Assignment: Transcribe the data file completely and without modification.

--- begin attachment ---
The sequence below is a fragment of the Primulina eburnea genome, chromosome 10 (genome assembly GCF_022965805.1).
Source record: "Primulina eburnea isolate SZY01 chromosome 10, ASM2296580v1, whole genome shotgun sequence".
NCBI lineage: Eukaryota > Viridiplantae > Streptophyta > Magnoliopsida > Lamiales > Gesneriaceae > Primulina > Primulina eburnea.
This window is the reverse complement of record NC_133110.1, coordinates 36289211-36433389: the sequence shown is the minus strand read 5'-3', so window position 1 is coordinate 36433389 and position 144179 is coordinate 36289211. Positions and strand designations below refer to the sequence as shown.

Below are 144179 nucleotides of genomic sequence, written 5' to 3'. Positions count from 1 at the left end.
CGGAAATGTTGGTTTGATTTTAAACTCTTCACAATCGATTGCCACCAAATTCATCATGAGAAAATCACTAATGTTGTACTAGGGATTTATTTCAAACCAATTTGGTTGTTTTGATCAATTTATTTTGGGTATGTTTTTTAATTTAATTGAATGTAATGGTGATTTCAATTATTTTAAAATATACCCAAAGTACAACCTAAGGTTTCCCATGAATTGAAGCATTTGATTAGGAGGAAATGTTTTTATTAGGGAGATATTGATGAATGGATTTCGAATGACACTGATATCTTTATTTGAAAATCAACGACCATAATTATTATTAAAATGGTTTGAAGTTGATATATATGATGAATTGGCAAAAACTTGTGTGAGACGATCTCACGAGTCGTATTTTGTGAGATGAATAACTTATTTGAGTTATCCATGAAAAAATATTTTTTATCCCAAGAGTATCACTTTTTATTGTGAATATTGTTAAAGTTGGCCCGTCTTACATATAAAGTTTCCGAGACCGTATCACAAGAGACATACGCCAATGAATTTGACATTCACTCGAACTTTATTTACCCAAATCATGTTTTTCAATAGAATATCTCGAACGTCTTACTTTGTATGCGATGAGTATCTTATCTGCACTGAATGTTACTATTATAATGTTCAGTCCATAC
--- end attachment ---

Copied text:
The sequence below is a fragment of the Primulina eburnea genome, chromosome 10 (genome assembly GCF_022965805.1).
Source record: "Primulina eburnea isolate SZY01 chromosome 10, ASM2296580v1, whole genome shotgun sequence".
NCBI lineage: Eukaryota > Viridiplantae > Streptophyta > Magnoliopsida > Lamiales > Gesneriaceae > Primulina > Primulina eburnea.
This window is the reverse complement of record NC_133110.1, coordinates 36289211-36433389: the sequence shown is the minus strand read 5'-3', so window position 1 is coordinate 36433389 and position 144179 is coordinate 36289211. Positions and strand designations below refer to the sequence as shown.

Below are 144179 nucleotides of genomic sequence, written 5' to 3'. Positions count from 1 at the left end.
CGGAAATGTTGGTTTGATTTTAAACTCTTCACAATCGATTGCCACCAAATTCATCATGAGAAAATCACTAATGTTGTACTAGGGATTTATTTCAAACCAATTTGGTTGTTTTGATCAATTTATTTTGGGTATGTTTTTTAATTTAATTGAATGTAATGGTGATTTCAATTATTTTAAAATATACCCAAAGTACAACCTAAGGTTTCCCATGAATTGAAGCATTTGATTAGGAGGAAATGTTTTTATTAGGGAGATATTGATGAATGGATTTCGAATGACACTGATATCTTTATTTGAAAATCAACGACCATAATTATTATTAAAATGGTTTGAAGTTGATATATATGATGAATTGGCAAAAACTTGTGTGAGACGATCTCACGAGTCGTATTTTGTGAGATGAATAACTTATTTGAGTTATCCATGAAAAAATATTTTTTATCCCAAGAGTATCACTTTTTATTGTGAATATTGTTAAAGTTGGCCCGTCTTACATATAAAGTTTCCGAGACCGTATCACAAGAGACATACGCCAATGAATTTGACATTCACTCGAACTTTATTTACCCAAATCATGTTTTTCAATAGAATATCTCGAACGTCTTACTTTGTATGCGATGAGTATCTTATCTGCACTGAATGTTACTATTATAATGTTCAGTCCATAC